President Cyril Ramaphosa has raised concerns around individuals who show ‘disdain’ for South Africa’s constitution and its courts.
The president said in his weekly letter to the public on Monday (22 February), that these individuals undermine the country’s legal system and cause damage to the rule of law.
“Of particular concern are recent utterances directed at the judiciary, in which some judges are accused, without any evidence, of pursuing interests other than the cause of justice.
“Judges have been accused of political agendas and some have even been accused of accepting bribes,” he said.
The president said that such claims are disturbing. “Firstly, if such claims were true, it would mean that there are some within the judiciary who are failing to uphold the values and principles with which they have been entrusted.”
Ramaphosa said that the constitution makes provision for such a possibility. The National Assembly is empowered to remove judges who are found by the Judicial Service Commission to be guilty of gross misconduct, he said.
“The Judicial Service Commission is a carefully constituted body, which includes representatives from the judiciary but also the legal profession, academia and Parliament.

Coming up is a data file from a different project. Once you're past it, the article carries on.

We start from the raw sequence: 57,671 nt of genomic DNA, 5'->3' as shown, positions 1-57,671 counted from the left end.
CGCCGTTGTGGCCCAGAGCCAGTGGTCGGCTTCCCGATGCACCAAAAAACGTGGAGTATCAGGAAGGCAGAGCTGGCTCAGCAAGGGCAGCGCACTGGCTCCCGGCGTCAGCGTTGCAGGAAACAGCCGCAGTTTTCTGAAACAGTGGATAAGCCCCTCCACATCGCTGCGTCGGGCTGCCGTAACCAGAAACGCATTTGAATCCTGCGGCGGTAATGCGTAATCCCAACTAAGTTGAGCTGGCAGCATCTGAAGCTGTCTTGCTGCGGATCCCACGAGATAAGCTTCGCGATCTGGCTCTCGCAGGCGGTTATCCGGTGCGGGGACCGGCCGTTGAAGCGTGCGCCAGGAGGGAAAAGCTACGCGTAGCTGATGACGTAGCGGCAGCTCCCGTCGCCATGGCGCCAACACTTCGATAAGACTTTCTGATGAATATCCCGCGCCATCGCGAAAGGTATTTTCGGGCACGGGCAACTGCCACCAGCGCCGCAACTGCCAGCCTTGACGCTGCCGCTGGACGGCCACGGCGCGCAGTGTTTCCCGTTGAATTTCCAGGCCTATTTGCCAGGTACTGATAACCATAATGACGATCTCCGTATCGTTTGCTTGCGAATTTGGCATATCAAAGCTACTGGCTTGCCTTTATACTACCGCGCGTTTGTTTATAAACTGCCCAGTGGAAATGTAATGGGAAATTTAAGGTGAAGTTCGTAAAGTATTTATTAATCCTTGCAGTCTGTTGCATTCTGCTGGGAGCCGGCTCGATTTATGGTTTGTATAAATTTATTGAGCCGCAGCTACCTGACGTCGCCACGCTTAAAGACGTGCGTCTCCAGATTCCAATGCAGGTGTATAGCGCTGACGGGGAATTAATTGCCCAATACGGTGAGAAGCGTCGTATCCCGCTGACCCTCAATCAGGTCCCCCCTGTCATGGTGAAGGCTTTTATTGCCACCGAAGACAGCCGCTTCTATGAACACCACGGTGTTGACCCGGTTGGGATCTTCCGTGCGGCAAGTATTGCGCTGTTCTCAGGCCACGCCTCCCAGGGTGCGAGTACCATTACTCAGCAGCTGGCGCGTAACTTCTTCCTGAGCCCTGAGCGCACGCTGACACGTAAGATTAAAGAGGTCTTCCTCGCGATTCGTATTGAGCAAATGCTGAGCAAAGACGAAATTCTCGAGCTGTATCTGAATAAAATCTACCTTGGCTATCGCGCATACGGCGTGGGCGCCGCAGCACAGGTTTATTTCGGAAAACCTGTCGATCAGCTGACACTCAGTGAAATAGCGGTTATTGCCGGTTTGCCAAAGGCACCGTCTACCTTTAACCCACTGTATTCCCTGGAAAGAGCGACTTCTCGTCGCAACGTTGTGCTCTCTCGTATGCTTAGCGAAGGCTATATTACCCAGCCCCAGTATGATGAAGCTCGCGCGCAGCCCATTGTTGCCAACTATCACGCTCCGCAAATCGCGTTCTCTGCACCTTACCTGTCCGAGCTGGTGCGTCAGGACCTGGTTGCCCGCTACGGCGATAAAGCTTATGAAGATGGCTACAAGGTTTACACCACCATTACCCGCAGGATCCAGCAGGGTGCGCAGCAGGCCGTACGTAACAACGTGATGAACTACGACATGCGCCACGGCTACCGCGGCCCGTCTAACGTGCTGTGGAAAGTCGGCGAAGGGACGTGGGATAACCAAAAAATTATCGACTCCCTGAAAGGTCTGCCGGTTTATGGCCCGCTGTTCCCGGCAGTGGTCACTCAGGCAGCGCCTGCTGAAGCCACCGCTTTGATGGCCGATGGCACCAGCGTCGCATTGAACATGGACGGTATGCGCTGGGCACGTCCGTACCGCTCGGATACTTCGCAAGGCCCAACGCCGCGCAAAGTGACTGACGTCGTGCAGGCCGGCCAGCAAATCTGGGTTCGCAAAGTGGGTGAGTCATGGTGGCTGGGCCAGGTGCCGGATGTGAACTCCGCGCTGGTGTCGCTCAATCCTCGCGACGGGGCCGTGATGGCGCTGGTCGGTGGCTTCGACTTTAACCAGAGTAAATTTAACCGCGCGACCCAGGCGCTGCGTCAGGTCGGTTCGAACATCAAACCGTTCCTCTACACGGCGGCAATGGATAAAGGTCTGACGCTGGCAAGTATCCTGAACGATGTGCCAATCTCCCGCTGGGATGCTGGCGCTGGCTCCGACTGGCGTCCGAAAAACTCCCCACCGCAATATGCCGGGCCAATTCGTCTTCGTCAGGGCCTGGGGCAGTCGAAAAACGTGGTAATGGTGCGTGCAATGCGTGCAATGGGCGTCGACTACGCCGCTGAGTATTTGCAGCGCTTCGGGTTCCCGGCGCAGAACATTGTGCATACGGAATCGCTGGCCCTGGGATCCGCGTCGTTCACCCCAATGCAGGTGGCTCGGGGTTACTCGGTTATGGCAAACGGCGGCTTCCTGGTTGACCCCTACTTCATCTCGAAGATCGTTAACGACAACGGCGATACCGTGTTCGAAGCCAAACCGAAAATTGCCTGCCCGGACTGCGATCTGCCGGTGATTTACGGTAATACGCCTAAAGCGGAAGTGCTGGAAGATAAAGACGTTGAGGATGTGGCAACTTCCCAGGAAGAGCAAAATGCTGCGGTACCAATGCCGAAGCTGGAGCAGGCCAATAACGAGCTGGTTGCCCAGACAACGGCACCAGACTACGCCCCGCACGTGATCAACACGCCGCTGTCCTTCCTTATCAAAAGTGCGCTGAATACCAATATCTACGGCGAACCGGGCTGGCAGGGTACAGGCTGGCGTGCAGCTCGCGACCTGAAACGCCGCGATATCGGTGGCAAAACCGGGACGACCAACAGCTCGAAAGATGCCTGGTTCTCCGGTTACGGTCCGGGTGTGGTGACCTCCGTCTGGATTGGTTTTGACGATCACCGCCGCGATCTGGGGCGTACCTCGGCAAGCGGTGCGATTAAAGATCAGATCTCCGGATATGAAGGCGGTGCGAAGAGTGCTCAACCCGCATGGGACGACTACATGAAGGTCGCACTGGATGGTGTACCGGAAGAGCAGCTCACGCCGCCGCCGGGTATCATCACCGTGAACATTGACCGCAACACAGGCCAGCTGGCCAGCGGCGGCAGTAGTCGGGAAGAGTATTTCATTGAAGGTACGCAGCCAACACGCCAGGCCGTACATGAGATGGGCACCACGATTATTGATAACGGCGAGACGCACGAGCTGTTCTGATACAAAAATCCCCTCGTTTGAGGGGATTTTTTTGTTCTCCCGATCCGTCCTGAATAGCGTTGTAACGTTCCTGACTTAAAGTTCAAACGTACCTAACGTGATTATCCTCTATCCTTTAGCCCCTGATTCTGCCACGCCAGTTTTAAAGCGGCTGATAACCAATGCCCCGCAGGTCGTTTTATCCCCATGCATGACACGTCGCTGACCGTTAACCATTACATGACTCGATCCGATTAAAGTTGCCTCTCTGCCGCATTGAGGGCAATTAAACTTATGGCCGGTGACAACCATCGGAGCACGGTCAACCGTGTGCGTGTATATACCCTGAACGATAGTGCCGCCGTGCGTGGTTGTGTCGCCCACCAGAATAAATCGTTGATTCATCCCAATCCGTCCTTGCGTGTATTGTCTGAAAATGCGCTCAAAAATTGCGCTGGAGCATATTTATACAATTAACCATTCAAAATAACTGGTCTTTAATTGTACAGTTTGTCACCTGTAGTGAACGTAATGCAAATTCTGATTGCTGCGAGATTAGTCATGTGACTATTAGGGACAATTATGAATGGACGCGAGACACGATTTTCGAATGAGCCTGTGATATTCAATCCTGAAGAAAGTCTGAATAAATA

“There are clear processes established in law to deal with allegations of misconduct against members of the judiciary.”
Ramaphosa said that anyone who has evidence of any wrongdoing by any judge should make use of the avenues provided in our constitution and in our law to ensure that appropriate action is taken.
Undermining the courts
The president added that claims made against the judiciary are disturbing for another reason.
“Without the presentation of evidence to support these claims, and unless referred to the relevant authorities, all that such allegations do is to undermine the judiciary and the important function that it performs in our democracy.
“Of course, South Africa is a free country, with a constitution that guarantees freedom of expression and opinion. However, when some in positions of responsibility choose to use those freedoms to undermine our constitutional order, they should be reminded of the possible consequences of their utterances.
“One of these possible consequences is the erosion of trust in the judiciary and our constitutional order.”
Ramaphosa said that in all instances Section 165(3) of the constitution needs to be followed, which states that: “No person or organ of state may interfere with the functioning of the courts.”
He said that attacks on the judiciary have the effect of interfering with the courts and weakening the rule of law.
“We have a responsibility to the generations of our forebears, many of whom gave their lives so that we may have a democratic constitution.
“We have a responsibility to the millions of South Africans who look to the constitution for protection and relief.
“And we have a responsibility to future generations who will look to this constitution as the foundation of a stable, peaceful and just nation.”